Scoville scale - Think of this scale as a way to measure the hotness of peppers. We can't use Fahrenheit or Celcius because the heat is not real; it's merely a perception. The measurement of heat that your lips and tongue "perceive" is measured in heat units called Scovilles. It basically measures the capsaicin concentration which gives peppers their hotness. It is named after its founder Wilbur Scoville who devised the Scoville Organoleptic test back in 1912.


Sear – To brown the surface of a food, usually meat, quickly over high heat to seal in juices.

Sift - To put one or more dry ingredients through a sieve or sifter. This not only removes lumps and impurities but also aids in blending dry ingredients together.

Simmer - To cook slowly in liquid over low heat at a temperature of about 180°F. The surface of the liquid should be barely moving, broken from time to time by slowly rising bubbles.

How to Remove White Membrane from Citrus Fruits

Is there an easy way to "peel" the white stuff off the inside of a grapefruit, Pomelo or Champagne?


Eric, like you I love grapefruit, but the white pith (the soft flesh that sits between the rind and the fruit) and the membrane (the thin skin that encases each segment) are both quite bitter.

In a perfect world, someone will develop a grapefruit that can be peeled and sectioned as easily as a tangerine. Until that happens, you need to have a cutting board, a sharp knife, a bowl to catch all of the drips and dribbles, and this video:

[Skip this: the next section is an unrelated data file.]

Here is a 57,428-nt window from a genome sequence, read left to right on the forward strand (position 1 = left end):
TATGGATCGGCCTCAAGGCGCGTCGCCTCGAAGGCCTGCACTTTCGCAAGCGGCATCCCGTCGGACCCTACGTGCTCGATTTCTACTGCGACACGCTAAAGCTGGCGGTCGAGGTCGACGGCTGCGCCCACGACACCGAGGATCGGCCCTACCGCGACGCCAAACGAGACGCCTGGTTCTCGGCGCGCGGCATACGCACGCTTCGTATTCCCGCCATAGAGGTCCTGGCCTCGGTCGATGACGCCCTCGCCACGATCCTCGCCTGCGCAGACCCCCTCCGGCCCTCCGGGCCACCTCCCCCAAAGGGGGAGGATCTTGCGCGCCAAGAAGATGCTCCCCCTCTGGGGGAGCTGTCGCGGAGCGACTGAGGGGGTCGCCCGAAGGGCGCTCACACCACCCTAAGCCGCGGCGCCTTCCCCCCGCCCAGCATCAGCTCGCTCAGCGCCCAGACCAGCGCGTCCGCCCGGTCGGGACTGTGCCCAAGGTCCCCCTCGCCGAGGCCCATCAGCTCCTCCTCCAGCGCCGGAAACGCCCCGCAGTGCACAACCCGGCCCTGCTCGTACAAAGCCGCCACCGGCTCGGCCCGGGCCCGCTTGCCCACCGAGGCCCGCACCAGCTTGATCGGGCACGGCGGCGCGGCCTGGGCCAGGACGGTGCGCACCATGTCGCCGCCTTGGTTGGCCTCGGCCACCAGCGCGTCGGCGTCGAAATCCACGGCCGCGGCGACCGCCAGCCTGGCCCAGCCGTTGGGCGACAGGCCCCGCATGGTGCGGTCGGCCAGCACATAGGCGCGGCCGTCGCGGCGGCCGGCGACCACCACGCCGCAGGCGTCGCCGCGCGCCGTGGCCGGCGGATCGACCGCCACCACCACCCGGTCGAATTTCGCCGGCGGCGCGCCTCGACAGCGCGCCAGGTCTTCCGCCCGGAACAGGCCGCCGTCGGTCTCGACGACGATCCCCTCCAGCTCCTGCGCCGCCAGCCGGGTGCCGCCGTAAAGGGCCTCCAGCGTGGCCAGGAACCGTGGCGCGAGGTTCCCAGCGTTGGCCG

Homemade Ranch Dressing

Do you have a recipe for Ranch dressing? I am getting tired of my vinegar and oil mixture.


Mary, your question prompted me to get out of my careless rut and make a homemade salad dressing rather than lazily rely on the stuff in a bottle.

What a difference!


  • ¾ cup sour cream
  • ½ cup milk (whole or 2 percent)
  • 1 tablespoon freshly squeezed lemon juice
  • 2 tablespoons fresh, flat-leaf parsley, finely minced
  • 1 tablespoon fresh chives, finely minced
  • ½ teaspoon sea salt
  • ½ teaspoon onion powder
  • ½ teaspoon freshly ground black pepper
  • ⅛ teaspoon cayenne pepper


  1. Stir together milk and lemon juice in a small bowl. Set aside for about 5-10 minutes. (The milk will thicken. It may look a bit curdled, but don't worry).
  2. Combine milk mixture and sour cream in a medium-sized bowl, whisking until smooth.
  3. Add dry ingredients and whisk until thoroughly combined.
  4. Transfer dressing to a jar with a tight-fitting lid and refrigerate.

Great questions and I hope the answers lived up to your expectations. Leave new queries in the comments below, or you can email me at

Have a great week!

© 2018 Linda Lum